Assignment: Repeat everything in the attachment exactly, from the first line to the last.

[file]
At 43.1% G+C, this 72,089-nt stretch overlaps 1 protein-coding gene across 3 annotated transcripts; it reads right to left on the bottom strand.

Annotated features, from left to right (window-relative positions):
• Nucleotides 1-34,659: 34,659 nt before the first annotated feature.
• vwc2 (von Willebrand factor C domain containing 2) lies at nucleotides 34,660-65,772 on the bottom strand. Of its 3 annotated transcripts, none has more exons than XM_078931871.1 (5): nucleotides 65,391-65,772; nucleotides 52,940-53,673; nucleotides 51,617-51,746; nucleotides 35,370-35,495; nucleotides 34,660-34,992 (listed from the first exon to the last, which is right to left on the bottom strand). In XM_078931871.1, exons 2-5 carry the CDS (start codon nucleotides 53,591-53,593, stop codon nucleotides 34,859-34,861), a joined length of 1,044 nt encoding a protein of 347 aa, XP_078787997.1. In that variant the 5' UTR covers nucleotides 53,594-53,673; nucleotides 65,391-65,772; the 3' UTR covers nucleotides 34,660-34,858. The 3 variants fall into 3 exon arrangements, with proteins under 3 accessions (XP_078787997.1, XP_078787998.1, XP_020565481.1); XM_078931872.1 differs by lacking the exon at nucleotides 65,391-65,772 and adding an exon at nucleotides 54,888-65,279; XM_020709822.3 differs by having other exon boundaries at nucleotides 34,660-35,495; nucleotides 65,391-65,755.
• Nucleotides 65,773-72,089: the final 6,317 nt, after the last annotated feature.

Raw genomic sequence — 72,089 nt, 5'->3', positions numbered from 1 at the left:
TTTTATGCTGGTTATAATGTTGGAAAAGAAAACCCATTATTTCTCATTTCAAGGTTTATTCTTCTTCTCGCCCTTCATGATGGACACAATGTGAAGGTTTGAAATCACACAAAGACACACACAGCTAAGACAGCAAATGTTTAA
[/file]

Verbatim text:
At 43.1% G+C, this 72,089-nt stretch overlaps 1 protein-coding gene across 3 annotated transcripts; it reads right to left on the bottom strand.

Annotated features, from left to right (window-relative positions):
• Nucleotides 1-34,659: 34,659 nt before the first annotated feature.
• vwc2 (von Willebrand factor C domain containing 2) lies at nucleotides 34,660-65,772 on the bottom strand. Of its 3 annotated transcripts, none has more exons than XM_078931871.1 (5): nucleotides 65,391-65,772; nucleotides 52,940-53,673; nucleotides 51,617-51,746; nucleotides 35,370-35,495; nucleotides 34,660-34,992 (listed from the first exon to the last, which is right to left on the bottom strand). In XM_078931871.1, exons 2-5 carry the CDS (start codon nucleotides 53,591-53,593, stop codon nucleotides 34,859-34,861), a joined length of 1,044 nt encoding a protein of 347 aa, XP_078787997.1. In that variant the 5' UTR covers nucleotides 53,594-53,673; nucleotides 65,391-65,772; the 3' UTR covers nucleotides 34,660-34,858. The 3 variants fall into 3 exon arrangements, with proteins under 3 accessions (XP_078787997.1, XP_078787998.1, XP_020565481.1); XM_078931872.1 differs by lacking the exon at nucleotides 65,391-65,772 and adding an exon at nucleotides 54,888-65,279; XM_020709822.3 differs by having other exon boundaries at nucleotides 34,660-35,495; nucleotides 65,391-65,755.
• Nucleotides 65,773-72,089: the final 6,317 nt, after the last annotated feature.

Raw genomic sequence — 72,089 nt, 5'->3', positions numbered from 1 at the left:
TTTTATGCTGGTTATAATGTTGGAAAAGAAAACCCATTATTTCTCATTTCAAGGTTTATTCTTCTTCTCGCCCTTCATGATGGACACAATGTGAAGGTTTGAAATCACACAAAGACACACACAGCTAAGACAGCAAATGTTTAA